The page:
Information about Pulse Oximeter A2.
Accurate and Fast: Pulse Oximeter A2 can accurately determine your SpO2 (blood oxygen saturation levels), heart rate and pulse strength in 8 seconds and display it conveniently on a large digital LED display.
Pulse Oximeter A2 Specification and features.
- The device has an easy-to-read colour display
- It has an automatic power-off feature that turns off the device when not in use
- The device is especially suitable for patients suffering from heart ailments, chronic obstructive pulmonary diseases, bronchial, asthma etc
- Pulse rate: Yes
- Display: Dual-color LED display
- Warranty: 12 Months
- Alarm: Yes
Directions For Use:
- Insert your finger into the device and wait for the device to power on
- After 5 seconds, reading will be displayed on the screen
- Read the label carefully before use
- Keep out of reach of the children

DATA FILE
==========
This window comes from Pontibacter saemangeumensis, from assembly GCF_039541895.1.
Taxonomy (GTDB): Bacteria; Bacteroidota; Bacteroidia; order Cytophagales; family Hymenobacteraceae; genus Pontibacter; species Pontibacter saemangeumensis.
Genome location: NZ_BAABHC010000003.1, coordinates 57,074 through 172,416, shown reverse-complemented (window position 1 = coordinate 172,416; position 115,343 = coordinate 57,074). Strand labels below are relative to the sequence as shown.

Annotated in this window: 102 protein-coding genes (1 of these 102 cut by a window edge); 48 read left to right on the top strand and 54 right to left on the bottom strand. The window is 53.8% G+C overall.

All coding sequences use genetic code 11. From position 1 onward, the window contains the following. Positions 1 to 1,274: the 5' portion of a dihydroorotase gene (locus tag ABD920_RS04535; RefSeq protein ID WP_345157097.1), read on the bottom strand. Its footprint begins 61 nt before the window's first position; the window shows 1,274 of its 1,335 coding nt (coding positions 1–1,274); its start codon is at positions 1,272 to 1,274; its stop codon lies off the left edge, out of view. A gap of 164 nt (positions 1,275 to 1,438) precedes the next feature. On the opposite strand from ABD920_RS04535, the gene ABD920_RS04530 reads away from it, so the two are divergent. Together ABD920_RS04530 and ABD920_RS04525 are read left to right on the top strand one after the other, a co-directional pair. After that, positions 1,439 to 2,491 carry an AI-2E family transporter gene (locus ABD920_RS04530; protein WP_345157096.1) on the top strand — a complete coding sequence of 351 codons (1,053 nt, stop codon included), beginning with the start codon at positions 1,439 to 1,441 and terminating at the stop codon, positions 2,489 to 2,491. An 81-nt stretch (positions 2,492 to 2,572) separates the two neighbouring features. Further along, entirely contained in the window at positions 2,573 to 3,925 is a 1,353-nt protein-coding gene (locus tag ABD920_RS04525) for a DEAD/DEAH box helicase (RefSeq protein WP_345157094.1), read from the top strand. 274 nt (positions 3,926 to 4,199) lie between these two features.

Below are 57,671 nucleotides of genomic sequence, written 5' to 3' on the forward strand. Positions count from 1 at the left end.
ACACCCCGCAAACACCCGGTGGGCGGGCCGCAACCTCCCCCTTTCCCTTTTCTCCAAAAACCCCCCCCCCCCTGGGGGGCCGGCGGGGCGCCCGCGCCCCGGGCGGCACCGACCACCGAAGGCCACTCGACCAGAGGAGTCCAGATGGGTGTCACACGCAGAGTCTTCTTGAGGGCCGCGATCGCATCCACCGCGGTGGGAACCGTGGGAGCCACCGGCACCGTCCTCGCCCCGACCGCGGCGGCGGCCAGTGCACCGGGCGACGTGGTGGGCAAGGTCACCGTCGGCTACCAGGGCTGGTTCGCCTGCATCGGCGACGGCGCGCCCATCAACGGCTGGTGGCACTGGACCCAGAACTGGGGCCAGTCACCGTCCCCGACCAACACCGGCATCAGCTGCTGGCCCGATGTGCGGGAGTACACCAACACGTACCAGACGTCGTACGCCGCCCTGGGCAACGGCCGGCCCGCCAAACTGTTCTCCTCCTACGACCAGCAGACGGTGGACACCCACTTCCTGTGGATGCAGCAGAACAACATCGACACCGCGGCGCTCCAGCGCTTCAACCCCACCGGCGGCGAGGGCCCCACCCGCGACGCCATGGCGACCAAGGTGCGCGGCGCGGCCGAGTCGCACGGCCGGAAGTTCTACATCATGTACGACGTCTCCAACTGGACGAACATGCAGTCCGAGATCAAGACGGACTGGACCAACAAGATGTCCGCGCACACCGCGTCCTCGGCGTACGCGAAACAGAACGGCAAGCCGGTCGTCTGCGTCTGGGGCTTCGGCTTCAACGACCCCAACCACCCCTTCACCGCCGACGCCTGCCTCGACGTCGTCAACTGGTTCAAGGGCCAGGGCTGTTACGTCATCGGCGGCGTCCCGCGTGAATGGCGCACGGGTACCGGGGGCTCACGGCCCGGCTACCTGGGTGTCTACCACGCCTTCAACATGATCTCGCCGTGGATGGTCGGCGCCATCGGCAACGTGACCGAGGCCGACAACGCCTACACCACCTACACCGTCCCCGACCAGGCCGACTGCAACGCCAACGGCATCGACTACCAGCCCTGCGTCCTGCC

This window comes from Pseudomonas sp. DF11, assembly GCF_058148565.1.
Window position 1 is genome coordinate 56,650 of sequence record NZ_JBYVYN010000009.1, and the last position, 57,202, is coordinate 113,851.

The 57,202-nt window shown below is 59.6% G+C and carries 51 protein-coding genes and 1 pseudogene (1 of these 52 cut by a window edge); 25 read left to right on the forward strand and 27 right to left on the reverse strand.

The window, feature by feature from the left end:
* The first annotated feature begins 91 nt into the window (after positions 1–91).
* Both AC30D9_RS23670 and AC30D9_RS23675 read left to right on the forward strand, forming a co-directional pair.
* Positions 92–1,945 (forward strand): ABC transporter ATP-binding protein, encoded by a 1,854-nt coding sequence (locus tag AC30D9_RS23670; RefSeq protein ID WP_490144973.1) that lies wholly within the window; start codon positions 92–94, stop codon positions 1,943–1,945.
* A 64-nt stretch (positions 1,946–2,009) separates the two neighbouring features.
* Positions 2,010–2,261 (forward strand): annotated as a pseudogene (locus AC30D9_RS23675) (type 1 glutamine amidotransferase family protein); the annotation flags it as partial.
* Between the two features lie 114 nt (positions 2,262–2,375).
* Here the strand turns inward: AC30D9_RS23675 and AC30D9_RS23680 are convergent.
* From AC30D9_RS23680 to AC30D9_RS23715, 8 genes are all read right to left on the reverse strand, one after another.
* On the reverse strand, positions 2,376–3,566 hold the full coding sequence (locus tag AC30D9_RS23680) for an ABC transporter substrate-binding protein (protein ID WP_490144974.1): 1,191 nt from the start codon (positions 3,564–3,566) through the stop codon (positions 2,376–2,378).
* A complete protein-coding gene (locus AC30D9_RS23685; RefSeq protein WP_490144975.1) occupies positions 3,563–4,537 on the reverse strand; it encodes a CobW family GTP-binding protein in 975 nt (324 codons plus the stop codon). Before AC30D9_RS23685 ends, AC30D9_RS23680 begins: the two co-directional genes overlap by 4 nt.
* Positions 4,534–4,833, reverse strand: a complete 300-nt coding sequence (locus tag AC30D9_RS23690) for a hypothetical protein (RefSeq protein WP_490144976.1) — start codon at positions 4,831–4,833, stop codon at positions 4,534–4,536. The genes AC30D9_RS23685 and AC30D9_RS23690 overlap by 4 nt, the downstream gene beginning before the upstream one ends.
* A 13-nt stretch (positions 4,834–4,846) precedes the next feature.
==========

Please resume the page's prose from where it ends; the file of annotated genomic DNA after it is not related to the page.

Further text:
- Store in a cool dry place
- Avoid any physical damage
Pulse Oximeter Product View And Quality Test.
The pulse oximetry process is as follows:
Most commonly, a clip-like device will be placed on your finger, earlobe, or toe. You may feel a small amount of pressure, but there is no pain or pinching. In some cases, a small probe may be placed on your finger or forehead with a sticky adhesive. You may be asked to remove your fingernail polish if it’s being attached to a finger.
You’ll keep the probe on for as long as needed to monitor your pulse and oxygen saturation. When monitoring physical activity capabilities, this will be during the extent of the exercise and during the recovery period. During surgery, the probe will be attached beforehand and removed once you’re awake and no longer under supervision. Sometimes, it will only be used to take a single reading very quickly.
Once the test is over, the clip or probe will be removed.
How it works
During a pulse oximetry reading, a small clamp-like device is placed on a finger, earlobe, or toe. Small beams of light pass through the blood in the finger, measuring the amount of oxygen. It does this by measuring changes of light absorption in oxygenated or deoxygenated blood. This is a painless process.
The pulse oximeter will thus be able to tell you your oxygen saturation levels along with your heart rate.
Pulse oximetry may be used in both inpatient and outpatient settings. In some cases, your doctor may recommend that you have a pulse oximeter for home use.